Retinopathy Of Prematurity
What is retinopathy of prematurity?
Retinopathy of prematurity (ROP) is when abnormal blood vessels develop in your baby's retinas. The retina is the part of the eye that captures light and sends information to the brain. ROP happens in premature babies or low birth weight babies. ROP most often affects both eyes.
What causes ROP?
Your baby's eyes develop during pregnancy. Normal eye development may stop if your baby is born prematurely. The newborn infant's body reacts by making more blood vessels in the retina, but they are not normal. These blood vessels grow larger and spread beyond where they should be in the eye. They are also weak and may leak blood, causing scar tissue to form on the retina. Over time, the scar tissue can make the retina detach (pull away) from its position at the back of the eye.
What increases my baby's risk of ROP?
- Your baby weighs less than 3.3 pounds (1500 grams) at birth.
- Your baby is born at 32 weeks gestation or earlier.
- Your baby needs a ventilator to help him breathe.
- Your baby has to stay in the hospital for a long time after birth.
How is ROP diagnosed?
Infants with a higher risk of ROP are screened for signs of the disease. Your baby's eyes will be numbed to prevent pain. Your baby may be given a pacifier or sweet liquid to soothe him. Your baby's caregiver will dilate your baby's pupils and look at the back of his eyes with an ophthalmoscope. An ophthalmoscope is a magnifying instrument with a light. He looks for abnormal blood vessels in your baby's eyes.
How is ROP treated?
Infants with mild ROP may not need treatment. Caregivers will ask you to bring your baby to regular eye checkups. This will help caregivers monitor your baby's ROP over time. ROP becomes severe when the blood vessels have grown large and twisted. Your baby may need any of the following surgeries if his retinopathy is severe:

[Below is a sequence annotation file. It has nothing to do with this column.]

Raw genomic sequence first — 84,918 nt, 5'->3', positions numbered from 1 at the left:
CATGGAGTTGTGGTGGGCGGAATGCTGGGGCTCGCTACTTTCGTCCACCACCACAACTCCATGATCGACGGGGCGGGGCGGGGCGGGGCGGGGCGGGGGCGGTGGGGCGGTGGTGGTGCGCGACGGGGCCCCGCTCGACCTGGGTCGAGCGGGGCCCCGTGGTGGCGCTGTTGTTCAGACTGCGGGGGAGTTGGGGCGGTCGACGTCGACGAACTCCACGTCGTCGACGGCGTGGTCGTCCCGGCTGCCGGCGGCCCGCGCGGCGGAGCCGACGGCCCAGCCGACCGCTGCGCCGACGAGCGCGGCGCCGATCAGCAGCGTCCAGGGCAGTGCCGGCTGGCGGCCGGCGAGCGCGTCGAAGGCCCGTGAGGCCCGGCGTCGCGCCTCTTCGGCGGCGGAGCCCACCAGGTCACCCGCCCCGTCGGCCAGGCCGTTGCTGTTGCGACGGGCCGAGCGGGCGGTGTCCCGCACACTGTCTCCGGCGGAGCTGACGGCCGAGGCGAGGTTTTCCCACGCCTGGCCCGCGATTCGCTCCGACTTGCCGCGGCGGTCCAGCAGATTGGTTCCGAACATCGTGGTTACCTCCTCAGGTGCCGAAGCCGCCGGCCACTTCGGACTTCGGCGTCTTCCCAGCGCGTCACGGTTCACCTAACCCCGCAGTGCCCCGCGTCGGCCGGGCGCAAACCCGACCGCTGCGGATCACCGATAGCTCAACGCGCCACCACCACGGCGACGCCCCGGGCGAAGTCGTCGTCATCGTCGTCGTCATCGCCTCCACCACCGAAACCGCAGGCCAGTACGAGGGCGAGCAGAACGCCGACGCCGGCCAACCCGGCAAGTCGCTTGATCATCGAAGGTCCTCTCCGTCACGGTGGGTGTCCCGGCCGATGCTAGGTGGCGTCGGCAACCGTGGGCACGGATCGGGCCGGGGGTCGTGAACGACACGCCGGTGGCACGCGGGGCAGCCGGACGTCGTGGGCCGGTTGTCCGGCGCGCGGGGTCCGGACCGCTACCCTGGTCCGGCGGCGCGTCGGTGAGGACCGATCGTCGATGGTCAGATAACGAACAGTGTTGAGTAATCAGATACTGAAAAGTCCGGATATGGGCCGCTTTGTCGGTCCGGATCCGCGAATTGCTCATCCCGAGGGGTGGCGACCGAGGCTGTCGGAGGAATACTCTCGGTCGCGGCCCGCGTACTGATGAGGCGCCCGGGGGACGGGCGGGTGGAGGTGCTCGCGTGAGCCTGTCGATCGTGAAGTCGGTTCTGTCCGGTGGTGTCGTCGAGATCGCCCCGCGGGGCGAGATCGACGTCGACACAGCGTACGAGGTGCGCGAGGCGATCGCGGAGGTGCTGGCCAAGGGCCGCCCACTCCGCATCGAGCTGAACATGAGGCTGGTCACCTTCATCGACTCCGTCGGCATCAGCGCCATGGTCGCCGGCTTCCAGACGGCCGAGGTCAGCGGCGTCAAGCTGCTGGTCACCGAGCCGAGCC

- Laser therapy: Your baby's caregiver uses a laser to remove abnormal blood vessels.
- Cryotherapy: Your baby's caregiver freezes areas of abnormal blood vessels to slow or stop their growth.
- Scleral buckling: A band is placed on the eye to help prevent fluid inside the eye from pulling on scar tissue. This helps prevent retinal detachment. The band is removed at a later date as your child grows.
- Vitrectomy: Your baby's caregiver removes the cloudy or bloody vitreous gel that fills the center of your baby's eye. The gel is replaced by saline (salt water) to maintain normal pressure in the eye.
What are the risks of ROP?
Laser therapy and cryotherapy can decrease peripheral vision. Your baby may get an infection after surgery. ROP may get worse, even after treatment. Your child may have vision problems as he grows. His vision may be blurry, or he may see floaters. Floaters look like spots, cobwebs, strings, or specks. He may see flashes of light. Your baby may have blurred vision or blindness. ROP can cause retinal detachment. This is when your baby's retina separates from the back of his eye. A detached retina can lead to vision loss.
What can I do to help my baby?
Keep all follow-up appointments. Your baby's caregiver will screen for and monitor your baby's ROP. Your baby may need more tests to find other eye conditions that can happen with ROP. Your baby's caregiver will go over any test results with you.
Where can I find support and more information?
- American Academy of Pediatrics
141 Northwest Point Boulevard
Elk Grove Village , IL 60007-1098
Phone: 1- 847 - 434-4000
Web Address: http://www.aap.org
When should I contact my baby's caregiver?
Contact your baby's caregiver if:
- Your baby has a fever.
- Your baby's eye is red, swollen, and draining pus.
- Your baby is not eating or drinking well.
- You have questions or concerns about your baby's condition or care.
When should I seek immediate care?
Seek care immediately or call 911 if:
- Your baby is irritable and crying more than usual.
- Your baby has blood spots in his eyes.
You have the right to help plan your baby's care. Learn about your baby's health condition and how it may be treated. Discuss treatment options with your baby's caregivers to decide what care you want for your baby.
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The above information is an educational aid only. It is not intended as medical advice for individual conditions or treatments. Talk to your doctor, nurse or pharmacist before following any medical regimen to see if it is safe and effective for you.